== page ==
This paper is dedicated to William P. Jencks, a great scientist and an inspiration to generations of chemists past, present and future.
Article first published online: 25 MAY 2004
Copyright © 2004 John Wiley & Sons, Ltd.
Journal of Physical Organic Chemistry
Special Issue: Biological Applications of Physical Organic Chemistry dedicated to Prof. William P. Jencks
Volume 17, Issue 6-7, pages 541–547, June - July 2004
How to Cite
Gibby, S. G., Younker, J. M. and Hengge, A. C. (2004), Investigation of the sulfuryl transfer step from substrate to enzyme by arylsulfatases. J. Phys. Org. Chem., 17: 541–547. doi: 10.1002/poc.775
Selected paper part of a special issue entitled ‘Biological Applications of Physical Organic Chemistry’.
- Issue published online: 25 MAY 2004
- Article first published online: 25 MAY 2004
- Manuscript Revised: 9 OCT 2003
- Manuscript Accepted: 9 OCT 2003
- Manuscript Received: 29 JUL 2003
- National Institutes of Health. Grant Number: GM47297
- Petroleum Research Fund. Grant Number: 35690-AC4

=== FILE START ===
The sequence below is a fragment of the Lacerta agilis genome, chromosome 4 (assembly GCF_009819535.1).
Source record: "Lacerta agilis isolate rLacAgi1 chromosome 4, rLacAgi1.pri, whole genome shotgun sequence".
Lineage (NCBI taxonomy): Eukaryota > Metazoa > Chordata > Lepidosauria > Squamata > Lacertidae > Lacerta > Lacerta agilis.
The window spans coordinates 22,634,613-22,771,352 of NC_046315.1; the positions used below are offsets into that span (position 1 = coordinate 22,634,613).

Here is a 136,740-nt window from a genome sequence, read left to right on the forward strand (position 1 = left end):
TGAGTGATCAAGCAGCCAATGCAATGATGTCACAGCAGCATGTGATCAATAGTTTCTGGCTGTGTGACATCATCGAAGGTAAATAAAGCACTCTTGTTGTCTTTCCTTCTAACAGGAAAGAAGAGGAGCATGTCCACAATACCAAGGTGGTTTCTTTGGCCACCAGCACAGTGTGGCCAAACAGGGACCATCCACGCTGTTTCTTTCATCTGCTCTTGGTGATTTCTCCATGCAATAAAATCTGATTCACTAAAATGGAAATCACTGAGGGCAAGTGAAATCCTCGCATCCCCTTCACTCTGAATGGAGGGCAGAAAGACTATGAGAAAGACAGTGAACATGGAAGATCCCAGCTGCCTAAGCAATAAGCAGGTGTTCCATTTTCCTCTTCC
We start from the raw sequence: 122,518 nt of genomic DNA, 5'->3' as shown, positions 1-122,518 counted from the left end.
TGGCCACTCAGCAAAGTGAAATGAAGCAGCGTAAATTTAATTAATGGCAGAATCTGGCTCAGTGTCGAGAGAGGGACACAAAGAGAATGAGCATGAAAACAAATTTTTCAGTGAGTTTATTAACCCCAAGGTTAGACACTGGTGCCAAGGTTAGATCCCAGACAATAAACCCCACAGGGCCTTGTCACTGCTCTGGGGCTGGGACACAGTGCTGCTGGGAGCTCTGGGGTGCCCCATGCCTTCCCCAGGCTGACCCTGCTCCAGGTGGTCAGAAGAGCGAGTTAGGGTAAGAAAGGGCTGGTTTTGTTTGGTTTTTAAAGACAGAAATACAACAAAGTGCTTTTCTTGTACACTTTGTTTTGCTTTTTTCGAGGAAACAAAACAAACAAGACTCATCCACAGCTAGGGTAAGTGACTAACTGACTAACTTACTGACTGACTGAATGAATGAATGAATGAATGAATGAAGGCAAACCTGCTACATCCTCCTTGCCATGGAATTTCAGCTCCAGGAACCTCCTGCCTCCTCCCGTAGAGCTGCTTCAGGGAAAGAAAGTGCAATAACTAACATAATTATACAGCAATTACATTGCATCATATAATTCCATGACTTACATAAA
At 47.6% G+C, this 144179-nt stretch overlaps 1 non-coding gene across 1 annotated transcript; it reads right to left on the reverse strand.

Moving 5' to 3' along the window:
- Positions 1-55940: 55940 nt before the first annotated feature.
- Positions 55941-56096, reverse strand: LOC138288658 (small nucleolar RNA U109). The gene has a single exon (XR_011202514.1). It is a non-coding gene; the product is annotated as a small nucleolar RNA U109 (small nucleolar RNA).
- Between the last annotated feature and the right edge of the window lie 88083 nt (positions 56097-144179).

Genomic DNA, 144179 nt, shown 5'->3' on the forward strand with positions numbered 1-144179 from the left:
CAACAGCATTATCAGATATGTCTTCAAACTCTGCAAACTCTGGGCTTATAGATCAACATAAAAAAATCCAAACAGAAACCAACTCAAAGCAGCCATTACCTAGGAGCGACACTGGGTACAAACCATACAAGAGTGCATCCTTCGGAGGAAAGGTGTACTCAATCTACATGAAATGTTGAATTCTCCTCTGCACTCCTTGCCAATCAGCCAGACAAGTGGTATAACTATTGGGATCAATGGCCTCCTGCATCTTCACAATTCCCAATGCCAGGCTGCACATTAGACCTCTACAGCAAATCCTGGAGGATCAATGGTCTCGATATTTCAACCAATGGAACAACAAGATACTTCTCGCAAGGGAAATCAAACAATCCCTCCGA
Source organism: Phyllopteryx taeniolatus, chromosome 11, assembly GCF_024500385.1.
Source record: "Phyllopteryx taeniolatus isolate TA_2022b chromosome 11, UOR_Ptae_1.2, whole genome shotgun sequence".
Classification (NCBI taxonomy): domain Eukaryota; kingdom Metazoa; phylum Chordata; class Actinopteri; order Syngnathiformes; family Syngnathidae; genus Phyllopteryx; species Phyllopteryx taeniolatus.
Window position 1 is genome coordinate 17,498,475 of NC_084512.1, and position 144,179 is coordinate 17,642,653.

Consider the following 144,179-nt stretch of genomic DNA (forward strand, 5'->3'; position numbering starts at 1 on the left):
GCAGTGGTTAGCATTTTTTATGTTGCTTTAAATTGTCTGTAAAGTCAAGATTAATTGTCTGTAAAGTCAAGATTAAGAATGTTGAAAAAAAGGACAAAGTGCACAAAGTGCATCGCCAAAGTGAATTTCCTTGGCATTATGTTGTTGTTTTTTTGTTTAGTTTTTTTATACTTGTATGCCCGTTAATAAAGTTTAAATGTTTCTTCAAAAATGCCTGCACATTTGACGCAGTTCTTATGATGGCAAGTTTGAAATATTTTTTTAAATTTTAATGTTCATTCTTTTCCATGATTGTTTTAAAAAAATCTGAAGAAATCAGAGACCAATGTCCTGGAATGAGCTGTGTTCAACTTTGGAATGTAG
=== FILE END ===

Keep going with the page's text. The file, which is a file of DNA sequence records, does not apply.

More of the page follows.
- Utah State University
- sulfuryl transfer;
- catalytic mechanism;
- isotope effect
The reactions of the arylsulfatase A (ASA) from Helix pomatia and that from Aerobacter aerogenes with p-nitrophenyl sulfate were examined by determination of the pH dependence of Vmax/Km and by measurement of kinetic isotope effects. Both enzymes exhibit bell-shaped pH–rate dependences for Vmax/Km. The ASA from Helix pomatia exhibits a more acidic pH optimum (pH 4–5) than the ASA from Aerobacter aerogenes (pH ∼7). The sulfuryl transfer from substrate to enzyme is general acid-assisted in both enzymes, but isotope effects indicate differences in the synchronicity of protonation with SO bond fission. In the reaction of the Helix pomatia enzyme, protonation is synchronous with bond fission and the leaving group is fully neutralized in the transition state. In the reaction catalyzed by the Aerobacter aerogenes ASA, protonation of the leaving group lags behind bond fission and the leaving group bears a partial negative charge in the transition state. Copyright © 2004 John Wiley & Sons, Ltd.